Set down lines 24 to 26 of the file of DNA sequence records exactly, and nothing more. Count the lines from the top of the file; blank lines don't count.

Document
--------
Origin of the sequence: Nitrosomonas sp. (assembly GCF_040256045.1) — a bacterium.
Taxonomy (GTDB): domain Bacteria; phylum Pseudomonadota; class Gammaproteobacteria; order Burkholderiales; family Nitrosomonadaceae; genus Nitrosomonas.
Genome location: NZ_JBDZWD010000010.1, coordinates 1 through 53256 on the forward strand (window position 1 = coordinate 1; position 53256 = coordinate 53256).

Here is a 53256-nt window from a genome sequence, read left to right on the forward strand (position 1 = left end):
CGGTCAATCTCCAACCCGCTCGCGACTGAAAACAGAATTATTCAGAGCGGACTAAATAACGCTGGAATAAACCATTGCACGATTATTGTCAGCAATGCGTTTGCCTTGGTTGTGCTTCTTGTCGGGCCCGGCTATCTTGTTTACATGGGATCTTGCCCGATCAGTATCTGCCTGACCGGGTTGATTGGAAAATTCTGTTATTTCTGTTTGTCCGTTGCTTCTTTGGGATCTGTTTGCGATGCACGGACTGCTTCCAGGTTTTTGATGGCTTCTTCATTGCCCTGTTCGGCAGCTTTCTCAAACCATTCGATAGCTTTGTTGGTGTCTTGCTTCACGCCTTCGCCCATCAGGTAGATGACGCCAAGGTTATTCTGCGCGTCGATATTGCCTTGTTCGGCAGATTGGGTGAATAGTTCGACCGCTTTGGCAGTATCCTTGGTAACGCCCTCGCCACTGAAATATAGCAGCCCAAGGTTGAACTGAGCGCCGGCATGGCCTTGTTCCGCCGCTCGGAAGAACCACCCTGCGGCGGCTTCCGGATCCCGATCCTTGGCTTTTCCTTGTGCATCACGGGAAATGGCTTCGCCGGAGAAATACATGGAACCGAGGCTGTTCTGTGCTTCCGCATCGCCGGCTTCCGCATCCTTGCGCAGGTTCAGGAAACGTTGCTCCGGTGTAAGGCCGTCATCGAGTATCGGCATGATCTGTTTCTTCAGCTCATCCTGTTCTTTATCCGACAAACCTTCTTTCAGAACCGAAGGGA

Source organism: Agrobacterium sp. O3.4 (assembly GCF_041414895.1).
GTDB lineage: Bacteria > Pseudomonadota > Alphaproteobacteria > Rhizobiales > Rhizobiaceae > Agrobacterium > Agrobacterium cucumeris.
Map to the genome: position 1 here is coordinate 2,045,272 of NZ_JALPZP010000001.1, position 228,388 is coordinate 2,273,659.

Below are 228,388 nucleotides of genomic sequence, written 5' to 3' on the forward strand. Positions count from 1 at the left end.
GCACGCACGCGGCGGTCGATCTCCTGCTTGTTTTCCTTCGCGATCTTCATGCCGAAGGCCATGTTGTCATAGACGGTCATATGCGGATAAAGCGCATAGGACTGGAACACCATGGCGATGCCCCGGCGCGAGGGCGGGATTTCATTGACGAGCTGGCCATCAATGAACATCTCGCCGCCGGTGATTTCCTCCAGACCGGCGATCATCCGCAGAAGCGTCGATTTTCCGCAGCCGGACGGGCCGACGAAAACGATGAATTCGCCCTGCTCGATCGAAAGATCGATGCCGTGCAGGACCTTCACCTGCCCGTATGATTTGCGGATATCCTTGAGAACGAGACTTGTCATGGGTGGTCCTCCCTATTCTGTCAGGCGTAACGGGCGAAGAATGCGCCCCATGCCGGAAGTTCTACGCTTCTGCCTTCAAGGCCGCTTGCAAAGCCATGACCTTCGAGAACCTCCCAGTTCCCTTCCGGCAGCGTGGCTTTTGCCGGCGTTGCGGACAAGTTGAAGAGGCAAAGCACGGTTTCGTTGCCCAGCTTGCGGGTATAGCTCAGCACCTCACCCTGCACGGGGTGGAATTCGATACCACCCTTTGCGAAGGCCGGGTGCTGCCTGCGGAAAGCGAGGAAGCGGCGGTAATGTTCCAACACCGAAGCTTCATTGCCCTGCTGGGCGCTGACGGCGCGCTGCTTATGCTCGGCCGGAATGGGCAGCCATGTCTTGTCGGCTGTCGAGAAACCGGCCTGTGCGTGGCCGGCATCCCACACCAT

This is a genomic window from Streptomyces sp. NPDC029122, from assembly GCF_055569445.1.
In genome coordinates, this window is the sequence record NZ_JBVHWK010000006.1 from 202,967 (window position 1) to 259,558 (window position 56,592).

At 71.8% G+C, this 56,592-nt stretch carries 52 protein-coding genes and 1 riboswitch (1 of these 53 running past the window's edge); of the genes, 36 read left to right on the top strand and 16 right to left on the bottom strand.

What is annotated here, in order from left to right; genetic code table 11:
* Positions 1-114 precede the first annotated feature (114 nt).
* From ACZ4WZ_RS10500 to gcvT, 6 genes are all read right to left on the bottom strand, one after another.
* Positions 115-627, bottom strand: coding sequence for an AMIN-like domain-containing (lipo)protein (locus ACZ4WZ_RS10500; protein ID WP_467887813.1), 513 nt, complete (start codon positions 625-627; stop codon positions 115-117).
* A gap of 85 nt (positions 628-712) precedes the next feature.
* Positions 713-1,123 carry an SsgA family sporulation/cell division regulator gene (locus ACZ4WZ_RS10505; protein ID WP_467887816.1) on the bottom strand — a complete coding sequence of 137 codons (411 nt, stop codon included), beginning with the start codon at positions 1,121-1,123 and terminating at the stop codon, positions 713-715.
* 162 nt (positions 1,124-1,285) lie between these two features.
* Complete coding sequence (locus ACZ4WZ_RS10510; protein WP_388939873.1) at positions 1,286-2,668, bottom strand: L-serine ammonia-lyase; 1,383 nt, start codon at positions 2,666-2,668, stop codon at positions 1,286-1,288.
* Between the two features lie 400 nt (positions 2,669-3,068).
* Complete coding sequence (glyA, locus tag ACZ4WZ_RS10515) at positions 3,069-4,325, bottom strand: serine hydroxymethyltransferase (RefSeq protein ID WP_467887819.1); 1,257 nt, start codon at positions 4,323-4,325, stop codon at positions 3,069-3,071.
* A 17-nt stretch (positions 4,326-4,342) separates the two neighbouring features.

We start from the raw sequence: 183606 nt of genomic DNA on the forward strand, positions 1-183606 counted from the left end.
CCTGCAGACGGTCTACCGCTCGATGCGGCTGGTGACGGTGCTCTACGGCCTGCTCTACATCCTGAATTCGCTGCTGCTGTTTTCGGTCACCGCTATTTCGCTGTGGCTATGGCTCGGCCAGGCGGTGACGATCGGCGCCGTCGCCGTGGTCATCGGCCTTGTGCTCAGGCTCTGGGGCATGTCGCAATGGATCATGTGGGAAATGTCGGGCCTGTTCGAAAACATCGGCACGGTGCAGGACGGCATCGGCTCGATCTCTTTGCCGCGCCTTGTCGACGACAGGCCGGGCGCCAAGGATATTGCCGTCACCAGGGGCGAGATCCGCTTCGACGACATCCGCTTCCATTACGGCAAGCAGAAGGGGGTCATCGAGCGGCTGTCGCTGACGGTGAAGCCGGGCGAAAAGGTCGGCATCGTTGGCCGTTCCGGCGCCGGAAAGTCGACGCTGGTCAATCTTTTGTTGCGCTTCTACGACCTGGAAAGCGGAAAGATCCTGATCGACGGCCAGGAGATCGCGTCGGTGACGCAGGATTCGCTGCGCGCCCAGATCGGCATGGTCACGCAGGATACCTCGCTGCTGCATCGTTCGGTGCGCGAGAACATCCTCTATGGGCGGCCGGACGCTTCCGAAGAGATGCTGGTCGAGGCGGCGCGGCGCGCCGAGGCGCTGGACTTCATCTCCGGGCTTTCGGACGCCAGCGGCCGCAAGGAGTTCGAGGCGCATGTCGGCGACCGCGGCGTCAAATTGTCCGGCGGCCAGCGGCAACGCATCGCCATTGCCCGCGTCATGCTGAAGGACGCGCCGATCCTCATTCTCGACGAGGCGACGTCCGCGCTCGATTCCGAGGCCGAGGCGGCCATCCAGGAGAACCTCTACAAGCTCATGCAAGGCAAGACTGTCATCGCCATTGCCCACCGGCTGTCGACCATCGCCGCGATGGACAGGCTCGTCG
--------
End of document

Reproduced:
* A 17-nt stretch (positions 4,326-4,342) separates the two neighbouring features.

We start from the raw sequence: 183606 nt of genomic DNA on the forward strand, positions 1-183606 counted from the left end.
CCTGCAGACGGTCTACCGCTCGATGCGGCTGGTGACGGTGCTCTACGGCCTGCTCTACATCCTGAATTCGCTGCTGCTGTTTTCGGTCACCGCTATTTCGCTGTGGCTATGGCTCGGCCAGGCGGTGACGATCGGCGCCGTCGCCGTGGTCATCGGCCTTGTGCTCAGGCTCTGGGGCATGTCGCAATGGATCATGTGGGAAATGTCGGGCCTGTTCGAAAACATCGGCACGGTGCAGGACGGCATCGGCTCGATCTCTTTGCCGCGCCTTGTCGACGACAGGCCGGGCGCCAAGGATATTGCCGTCACCAGGGGCGAGATCCGCTTCGACGACATCCGCTTCCATTACGGCAAGCAGAAGGGGGTCATCGAGCGGCTGTCGCTGACGGTGAAGCCGGGCGAAAAGGTCGGCATCGTTGGCCGTTCCGGCGCCGGAAAGTCGACGCTGGTCAATCTTTTGTTGCGCTTCTACGACCTGGAAAGCGGAAAGATCCTGATCGACGGCCAGGAGATCGCGTCGGTGACGCAGGATTCGCTGCGCGCCCAGATCGGCATGGTCACGCAGGATACCTCGCTGCTGCATCGTTCGGTGCGCGAGAACATCCTCTATGGGCGGCCGGACGCTTCCGAAGAGATGCTGGTCGAGGCGGCGCGGCGCGCCGAGGCGCTGGACTTCATCTCCGGGCTTTCGGACGCCAGCGGCCGCAAGGAGTTCGAGGCGCATGTCGGCGACCGCGGCGTCAAATTGTCCGGCGGCCAGCGGCAACGCATCGCCATTGCCCGCGTCATGCTGAAGGACGCGCCGATCCTCATTCTCGACGAGGCGACGTCCGCGCTCGATTCCGAGGCCGAGGCGGCCATCCAGGAGAACCTCTACAAGCTCATGCAAGGCAAGACTGTCATCGCCATTGCCCACCGGCTGTCGACCATCGCCGCGATGGACAGGCTCGTCG